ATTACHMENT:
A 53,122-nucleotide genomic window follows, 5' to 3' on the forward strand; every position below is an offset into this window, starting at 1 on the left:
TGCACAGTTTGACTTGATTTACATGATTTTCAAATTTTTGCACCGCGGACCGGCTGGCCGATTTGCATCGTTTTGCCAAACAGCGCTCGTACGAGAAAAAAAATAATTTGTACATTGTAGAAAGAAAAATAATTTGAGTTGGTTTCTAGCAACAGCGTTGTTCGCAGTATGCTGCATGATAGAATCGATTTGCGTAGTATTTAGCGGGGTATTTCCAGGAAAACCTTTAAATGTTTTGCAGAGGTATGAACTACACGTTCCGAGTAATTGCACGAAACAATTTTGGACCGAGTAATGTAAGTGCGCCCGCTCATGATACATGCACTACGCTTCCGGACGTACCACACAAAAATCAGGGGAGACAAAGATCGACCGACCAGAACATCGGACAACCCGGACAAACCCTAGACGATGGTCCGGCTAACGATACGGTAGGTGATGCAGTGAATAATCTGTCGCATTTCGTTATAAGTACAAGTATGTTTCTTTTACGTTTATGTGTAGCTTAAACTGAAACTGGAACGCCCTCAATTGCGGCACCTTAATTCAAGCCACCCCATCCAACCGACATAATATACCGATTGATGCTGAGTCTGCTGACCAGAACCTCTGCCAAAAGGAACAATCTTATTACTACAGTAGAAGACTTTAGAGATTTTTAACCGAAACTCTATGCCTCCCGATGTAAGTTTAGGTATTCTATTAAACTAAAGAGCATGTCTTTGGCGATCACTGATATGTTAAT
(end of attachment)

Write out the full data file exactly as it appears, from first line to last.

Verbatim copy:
A 53,122-nucleotide genomic window follows, 5' to 3' on the forward strand; every position below is an offset into this window, starting at 1 on the left:
TGCACAGTTTGACTTGATTTACATGATTTTCAAATTTTTGCACCGCGGACCGGCTGGCCGATTTGCATCGTTTTGCCAAACAGCGCTCGTACGAGAAAAAAAATAATTTGTACATTGTAGAAAGAAAAATAATTTGAGTTGGTTTCTAGCAACAGCGTTGTTCGCAGTATGCTGCATGATAGAATCGATTTGCGTAGTATTTAGCGGGGTATTTCCAGGAAAACCTTTAAATGTTTTGCAGAGGTATGAACTACACGTTCCGAGTAATTGCACGAAACAATTTTGGACCGAGTAATGTAAGTGCGCCCGCTCATGATACATGCACTACGCTTCCGGACGTACCACACAAAAATCAGGGGAGACAAAGATCGACCGACCAGAACATCGGACAACCCGGACAAACCCTAGACGATGGTCCGGCTAACGATACGGTAGGTGATGCAGTGAATAATCTGTCGCATTTCGTTATAAGTACAAGTATGTTTCTTTTACGTTTATGTGTAGCTTAAACTGAAACTGGAACGCCCTCAATTGCGGCACCTTAATTCAAGCCACCCCATCCAACCGACATAATATACCGATTGATGCTGAGTCTGCTGACCAGAACCTCTGCCAAAAGGAACAATCTTATTACTACAGTAGAAGACTTTAGAGATTTTTAACCGAAACTCTATGCCTCCCGATGTAAGTTTAGGTATTCTATTAAACTAAAGAGCATGTCTTTGGCGATCACTGATATGTTAAT